Over in the US, Nicky Hayden has had surgery to remove a screw holding together the scaphoid he injured in a crash at Valencia in 2011. Since that crash, Hayden had suffered irritation in his right wrist, his hand often swelling up quite badly. Hayden exacerbated the injury in 2012, when he crashed during qualifying at Indianapolis.

With the swelling getting worse this year, Hayden decided to have the screw removed by Dr. Ting in California after this season. Surgery went well, and Hayden posted up pictures both before and after on his Instagram and Twitter pages.

Photo: Jensen Beeler / Asphalt & Rubber – Creative Commons – Attribution 3.0

This article was originally published on MotoMatters, and is republished here on Asphalt & Rubber with permission by the author.


  1. KSW says:

    Man I’m glad my non healing scaphoid doesn’t have metal. The scaphoid, a common injury among motorcyclists, is indeed a fickle beast and when it goes wrong there it’s a lifetime of pain. Now, if only someone could do something about my non functioning frontal lobes that require a pill every morning…. Head injuries are the other thing that aren’t easy to manage. When these riders become older they will surely be hurting all over. Best to save some of that big $$ they’re making now to take of the injuries later.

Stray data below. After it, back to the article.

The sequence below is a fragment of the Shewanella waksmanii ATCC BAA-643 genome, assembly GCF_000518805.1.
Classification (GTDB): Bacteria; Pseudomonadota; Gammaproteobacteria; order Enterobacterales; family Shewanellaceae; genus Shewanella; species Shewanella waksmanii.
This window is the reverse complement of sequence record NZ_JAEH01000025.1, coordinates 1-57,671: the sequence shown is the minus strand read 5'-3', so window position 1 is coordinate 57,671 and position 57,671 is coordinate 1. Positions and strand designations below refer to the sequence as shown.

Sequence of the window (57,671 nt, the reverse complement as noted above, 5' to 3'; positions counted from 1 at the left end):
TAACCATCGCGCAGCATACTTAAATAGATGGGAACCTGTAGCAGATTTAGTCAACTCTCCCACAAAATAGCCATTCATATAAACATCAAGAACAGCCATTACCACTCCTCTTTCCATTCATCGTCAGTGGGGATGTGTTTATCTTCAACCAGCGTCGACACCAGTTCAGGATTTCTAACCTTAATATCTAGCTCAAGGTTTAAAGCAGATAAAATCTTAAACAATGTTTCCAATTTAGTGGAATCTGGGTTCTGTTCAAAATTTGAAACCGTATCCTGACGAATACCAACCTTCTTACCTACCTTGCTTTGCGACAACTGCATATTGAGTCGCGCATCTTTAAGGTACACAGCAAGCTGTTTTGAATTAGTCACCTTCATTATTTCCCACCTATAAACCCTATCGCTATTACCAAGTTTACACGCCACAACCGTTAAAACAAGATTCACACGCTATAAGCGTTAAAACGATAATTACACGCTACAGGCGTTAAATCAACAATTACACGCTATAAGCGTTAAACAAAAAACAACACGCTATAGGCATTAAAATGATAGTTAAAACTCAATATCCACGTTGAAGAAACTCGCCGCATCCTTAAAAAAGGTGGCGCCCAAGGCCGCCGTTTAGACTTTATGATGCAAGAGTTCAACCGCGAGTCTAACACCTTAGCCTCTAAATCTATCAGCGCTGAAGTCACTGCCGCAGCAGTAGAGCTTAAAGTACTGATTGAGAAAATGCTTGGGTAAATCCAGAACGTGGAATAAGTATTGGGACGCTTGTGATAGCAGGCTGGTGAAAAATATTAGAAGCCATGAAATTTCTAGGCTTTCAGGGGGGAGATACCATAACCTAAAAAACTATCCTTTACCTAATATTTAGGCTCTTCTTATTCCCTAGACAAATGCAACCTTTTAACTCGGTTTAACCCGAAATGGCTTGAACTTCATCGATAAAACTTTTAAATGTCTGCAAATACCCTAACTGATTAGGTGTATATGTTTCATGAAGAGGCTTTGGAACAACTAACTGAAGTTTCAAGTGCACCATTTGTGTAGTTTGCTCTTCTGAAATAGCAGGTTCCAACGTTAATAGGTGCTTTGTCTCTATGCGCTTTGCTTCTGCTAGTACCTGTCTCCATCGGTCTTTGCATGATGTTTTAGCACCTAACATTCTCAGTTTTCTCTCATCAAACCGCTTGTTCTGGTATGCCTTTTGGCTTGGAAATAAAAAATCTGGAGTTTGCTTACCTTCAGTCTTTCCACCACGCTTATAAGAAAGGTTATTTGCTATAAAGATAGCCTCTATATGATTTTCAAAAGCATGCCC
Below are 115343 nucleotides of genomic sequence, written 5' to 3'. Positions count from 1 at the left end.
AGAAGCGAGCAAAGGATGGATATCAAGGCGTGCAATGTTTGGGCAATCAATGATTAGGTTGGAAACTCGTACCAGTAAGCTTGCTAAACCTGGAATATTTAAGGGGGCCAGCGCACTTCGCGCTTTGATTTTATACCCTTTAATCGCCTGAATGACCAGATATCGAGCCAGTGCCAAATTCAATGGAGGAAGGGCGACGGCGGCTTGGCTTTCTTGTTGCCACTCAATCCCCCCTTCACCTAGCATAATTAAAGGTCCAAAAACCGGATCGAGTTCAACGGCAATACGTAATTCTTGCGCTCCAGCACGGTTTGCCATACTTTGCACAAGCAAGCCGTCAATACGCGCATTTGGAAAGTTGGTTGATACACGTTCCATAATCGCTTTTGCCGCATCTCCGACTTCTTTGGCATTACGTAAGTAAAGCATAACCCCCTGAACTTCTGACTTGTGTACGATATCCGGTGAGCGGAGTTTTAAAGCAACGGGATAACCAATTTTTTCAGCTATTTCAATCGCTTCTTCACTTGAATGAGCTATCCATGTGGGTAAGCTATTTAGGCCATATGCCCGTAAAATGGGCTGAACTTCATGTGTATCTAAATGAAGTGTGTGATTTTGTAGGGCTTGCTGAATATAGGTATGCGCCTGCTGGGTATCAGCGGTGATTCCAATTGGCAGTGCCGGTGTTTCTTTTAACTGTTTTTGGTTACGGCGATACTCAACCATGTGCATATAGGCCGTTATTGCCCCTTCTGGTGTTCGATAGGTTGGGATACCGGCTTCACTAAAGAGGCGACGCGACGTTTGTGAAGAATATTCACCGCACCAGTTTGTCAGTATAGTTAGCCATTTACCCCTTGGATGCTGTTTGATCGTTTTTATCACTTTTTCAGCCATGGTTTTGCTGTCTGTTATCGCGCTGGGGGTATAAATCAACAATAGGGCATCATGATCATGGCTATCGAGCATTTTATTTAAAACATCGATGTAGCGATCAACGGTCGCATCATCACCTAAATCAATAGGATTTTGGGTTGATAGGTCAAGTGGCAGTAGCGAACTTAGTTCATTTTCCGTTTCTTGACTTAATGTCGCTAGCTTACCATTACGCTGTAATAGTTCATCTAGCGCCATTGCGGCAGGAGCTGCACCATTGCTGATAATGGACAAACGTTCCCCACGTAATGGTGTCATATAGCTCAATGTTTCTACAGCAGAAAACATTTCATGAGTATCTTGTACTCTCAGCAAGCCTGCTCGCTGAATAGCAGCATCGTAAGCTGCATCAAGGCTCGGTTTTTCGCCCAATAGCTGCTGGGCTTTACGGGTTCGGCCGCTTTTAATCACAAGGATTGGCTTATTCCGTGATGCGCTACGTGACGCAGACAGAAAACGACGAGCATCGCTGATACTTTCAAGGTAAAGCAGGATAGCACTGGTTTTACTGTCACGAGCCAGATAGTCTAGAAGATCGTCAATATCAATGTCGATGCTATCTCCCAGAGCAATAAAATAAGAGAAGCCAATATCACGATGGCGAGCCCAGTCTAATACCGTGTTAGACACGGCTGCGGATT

2. TexusTim says:

    these guys are tough..my olner and radius have never been the same in my left wrist..poor circulation…it sucks but when I ride I dont notice it at all but as soon as I get off the bike it hurts like hell. left shoulder, collar bone and vertabrea in base of my neck also…yea I still ride.

  3. ircsmith says:

    I dont understand the plates being used on the top athletes in this class. the protrusion of the plate and the screws just create potential catching points for ligaments and nerves. both my clavicles have been screwed. first figuratively then literally. all internal to the bone. nothing to catch on and much stronger out the door. I was back on the track 5 days (or was it 6?) after my first operation. granted thats no Jorge feat of strength, plus mine didn’t hurt in the least out on track. making me a super wimp! why are these top athletes still getting plated?

  4. Zander says: